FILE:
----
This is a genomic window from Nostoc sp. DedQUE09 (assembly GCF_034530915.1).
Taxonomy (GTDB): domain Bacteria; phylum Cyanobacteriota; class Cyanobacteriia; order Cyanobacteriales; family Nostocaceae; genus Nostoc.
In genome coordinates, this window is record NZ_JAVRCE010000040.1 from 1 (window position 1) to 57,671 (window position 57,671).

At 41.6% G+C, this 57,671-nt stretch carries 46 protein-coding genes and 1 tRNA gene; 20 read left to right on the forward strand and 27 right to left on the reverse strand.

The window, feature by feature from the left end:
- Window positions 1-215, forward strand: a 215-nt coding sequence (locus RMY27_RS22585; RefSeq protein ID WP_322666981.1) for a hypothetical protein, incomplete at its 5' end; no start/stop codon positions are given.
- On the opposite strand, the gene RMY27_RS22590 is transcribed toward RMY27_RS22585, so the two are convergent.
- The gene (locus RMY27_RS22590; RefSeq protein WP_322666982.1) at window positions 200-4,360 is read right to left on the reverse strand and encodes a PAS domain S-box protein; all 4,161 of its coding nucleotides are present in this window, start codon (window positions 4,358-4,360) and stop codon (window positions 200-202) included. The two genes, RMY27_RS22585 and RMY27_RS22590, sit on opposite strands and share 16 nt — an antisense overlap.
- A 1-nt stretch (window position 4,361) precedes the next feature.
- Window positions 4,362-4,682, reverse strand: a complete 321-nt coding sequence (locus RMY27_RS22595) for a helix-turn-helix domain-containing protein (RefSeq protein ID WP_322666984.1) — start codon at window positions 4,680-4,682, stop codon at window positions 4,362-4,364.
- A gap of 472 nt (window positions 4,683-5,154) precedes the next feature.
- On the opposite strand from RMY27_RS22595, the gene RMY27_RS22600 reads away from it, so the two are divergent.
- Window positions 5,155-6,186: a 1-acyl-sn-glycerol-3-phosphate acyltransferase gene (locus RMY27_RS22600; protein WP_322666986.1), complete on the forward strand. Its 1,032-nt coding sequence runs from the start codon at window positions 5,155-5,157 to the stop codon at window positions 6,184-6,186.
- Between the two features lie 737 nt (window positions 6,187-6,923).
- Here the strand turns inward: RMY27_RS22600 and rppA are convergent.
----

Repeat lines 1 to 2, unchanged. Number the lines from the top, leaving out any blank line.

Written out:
This is a genomic window from Nostoc sp. DedQUE09 (assembly GCF_034530915.1).
Taxonomy (GTDB): domain Bacteria; phylum Cyanobacteriota; class Cyanobacteriia; order Cyanobacteriales; family Nostocaceae; genus Nostoc.